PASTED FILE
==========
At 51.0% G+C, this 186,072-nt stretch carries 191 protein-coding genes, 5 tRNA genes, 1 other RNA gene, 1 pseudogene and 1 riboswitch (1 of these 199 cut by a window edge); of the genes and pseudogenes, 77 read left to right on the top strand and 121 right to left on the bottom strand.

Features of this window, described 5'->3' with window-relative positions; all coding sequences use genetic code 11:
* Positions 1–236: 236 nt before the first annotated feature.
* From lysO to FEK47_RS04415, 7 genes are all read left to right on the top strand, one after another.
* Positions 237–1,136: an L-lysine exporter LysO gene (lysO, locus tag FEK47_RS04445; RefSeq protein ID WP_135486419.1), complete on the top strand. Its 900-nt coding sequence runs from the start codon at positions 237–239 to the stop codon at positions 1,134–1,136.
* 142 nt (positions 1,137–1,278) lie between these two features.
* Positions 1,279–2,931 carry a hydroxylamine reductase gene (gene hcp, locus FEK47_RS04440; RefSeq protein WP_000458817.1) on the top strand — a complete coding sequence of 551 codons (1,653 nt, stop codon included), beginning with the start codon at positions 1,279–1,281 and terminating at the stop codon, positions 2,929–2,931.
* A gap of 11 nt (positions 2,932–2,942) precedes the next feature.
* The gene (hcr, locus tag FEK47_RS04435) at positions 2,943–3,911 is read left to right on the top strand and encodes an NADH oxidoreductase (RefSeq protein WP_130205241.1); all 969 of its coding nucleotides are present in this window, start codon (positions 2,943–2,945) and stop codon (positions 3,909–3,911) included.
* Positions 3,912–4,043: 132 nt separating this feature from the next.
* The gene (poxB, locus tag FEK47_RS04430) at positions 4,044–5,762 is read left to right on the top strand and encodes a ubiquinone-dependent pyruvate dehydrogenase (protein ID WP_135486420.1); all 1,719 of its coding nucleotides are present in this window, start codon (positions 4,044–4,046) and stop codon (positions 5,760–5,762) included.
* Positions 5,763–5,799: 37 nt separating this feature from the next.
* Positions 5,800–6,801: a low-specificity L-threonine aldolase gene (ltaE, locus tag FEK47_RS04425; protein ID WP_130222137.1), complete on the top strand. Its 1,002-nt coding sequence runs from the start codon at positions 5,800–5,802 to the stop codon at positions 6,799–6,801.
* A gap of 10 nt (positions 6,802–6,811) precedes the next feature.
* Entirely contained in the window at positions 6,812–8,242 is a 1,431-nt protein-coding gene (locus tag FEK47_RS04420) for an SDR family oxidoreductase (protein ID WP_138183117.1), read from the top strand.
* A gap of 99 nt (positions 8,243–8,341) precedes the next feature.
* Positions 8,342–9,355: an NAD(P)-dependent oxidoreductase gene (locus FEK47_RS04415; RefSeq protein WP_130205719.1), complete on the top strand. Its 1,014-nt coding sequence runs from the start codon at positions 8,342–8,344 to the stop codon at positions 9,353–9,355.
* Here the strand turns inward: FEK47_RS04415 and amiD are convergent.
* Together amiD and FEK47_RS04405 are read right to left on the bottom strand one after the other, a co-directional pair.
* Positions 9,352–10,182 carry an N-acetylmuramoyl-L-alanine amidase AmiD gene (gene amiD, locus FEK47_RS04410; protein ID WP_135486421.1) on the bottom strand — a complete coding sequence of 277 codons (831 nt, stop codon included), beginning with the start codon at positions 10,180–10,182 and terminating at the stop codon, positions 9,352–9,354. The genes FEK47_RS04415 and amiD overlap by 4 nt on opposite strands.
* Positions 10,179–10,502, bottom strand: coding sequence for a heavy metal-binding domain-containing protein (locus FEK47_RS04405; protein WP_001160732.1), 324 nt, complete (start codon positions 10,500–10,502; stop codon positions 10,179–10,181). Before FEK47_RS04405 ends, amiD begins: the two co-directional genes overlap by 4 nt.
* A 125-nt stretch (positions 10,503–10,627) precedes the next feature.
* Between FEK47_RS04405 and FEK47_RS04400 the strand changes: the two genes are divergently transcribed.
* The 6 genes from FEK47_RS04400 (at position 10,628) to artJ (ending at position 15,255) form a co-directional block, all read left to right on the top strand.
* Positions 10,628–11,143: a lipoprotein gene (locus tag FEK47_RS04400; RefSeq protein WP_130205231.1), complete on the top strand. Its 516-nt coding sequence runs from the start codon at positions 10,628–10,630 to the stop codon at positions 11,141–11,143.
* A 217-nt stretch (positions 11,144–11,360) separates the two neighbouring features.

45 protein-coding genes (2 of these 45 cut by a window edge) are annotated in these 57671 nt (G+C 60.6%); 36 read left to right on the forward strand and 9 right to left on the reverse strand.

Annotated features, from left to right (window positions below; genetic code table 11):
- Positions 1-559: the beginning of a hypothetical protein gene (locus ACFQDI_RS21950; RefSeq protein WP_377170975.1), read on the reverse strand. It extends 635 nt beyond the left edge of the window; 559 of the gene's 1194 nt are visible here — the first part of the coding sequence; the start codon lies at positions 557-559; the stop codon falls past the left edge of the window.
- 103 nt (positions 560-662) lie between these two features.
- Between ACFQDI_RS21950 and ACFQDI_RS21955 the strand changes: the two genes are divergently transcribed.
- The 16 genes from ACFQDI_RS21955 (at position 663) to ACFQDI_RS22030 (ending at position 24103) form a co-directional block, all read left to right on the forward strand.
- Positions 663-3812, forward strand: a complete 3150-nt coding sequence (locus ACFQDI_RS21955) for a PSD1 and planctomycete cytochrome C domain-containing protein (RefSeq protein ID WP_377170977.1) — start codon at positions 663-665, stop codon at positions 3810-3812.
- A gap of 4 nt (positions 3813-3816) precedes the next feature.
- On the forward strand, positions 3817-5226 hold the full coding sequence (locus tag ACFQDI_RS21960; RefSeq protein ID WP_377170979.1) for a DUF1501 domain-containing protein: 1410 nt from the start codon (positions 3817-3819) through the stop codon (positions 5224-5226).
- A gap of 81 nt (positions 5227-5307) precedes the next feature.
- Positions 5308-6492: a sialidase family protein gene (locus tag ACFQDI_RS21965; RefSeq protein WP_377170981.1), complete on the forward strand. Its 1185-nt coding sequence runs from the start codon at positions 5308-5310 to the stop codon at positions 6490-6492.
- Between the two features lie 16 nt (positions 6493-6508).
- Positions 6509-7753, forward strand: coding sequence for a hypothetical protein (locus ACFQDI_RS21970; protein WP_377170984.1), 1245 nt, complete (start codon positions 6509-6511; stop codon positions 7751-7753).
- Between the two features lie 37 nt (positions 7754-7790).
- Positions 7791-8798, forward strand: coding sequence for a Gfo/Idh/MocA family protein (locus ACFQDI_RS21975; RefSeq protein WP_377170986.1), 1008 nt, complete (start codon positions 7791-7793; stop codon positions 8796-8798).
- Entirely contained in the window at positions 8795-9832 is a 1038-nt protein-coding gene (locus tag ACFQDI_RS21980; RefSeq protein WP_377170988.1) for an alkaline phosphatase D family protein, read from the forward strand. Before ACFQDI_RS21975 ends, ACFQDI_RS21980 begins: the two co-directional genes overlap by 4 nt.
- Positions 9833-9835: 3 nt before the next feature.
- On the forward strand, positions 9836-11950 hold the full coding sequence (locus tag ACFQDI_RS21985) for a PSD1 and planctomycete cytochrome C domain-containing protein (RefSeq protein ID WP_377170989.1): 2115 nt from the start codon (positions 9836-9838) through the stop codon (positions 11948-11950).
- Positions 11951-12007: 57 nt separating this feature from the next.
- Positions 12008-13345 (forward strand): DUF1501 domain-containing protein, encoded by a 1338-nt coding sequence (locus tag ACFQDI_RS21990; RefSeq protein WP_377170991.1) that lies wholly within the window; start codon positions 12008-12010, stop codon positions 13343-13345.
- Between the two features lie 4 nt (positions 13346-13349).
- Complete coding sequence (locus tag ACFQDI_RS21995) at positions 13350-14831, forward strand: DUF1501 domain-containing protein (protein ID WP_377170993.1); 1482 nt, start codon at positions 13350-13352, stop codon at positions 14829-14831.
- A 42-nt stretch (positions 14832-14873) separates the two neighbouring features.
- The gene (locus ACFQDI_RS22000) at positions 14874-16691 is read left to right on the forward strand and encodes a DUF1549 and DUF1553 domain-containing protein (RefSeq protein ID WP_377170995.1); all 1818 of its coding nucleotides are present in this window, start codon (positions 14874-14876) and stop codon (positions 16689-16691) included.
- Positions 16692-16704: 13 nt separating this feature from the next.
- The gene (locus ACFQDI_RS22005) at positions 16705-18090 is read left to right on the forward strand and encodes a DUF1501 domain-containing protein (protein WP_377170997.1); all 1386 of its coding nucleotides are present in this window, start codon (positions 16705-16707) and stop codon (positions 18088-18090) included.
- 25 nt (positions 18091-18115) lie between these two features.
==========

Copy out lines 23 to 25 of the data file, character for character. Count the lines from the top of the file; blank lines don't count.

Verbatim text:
* Between FEK47_RS04405 and FEK47_RS04400 the strand changes: the two genes are divergently transcribed.
* The 6 genes from FEK47_RS04400 (at position 10,628) to artJ (ending at position 15,255) form a co-directional block, all read left to right on the top strand.
* Positions 10,628–11,143: a lipoprotein gene (locus tag FEK47_RS04400; RefSeq protein WP_130205231.1), complete on the top strand. Its 516-nt coding sequence runs from the start codon at positions 10,628–10,630 to the stop codon at positions 11,141–11,143.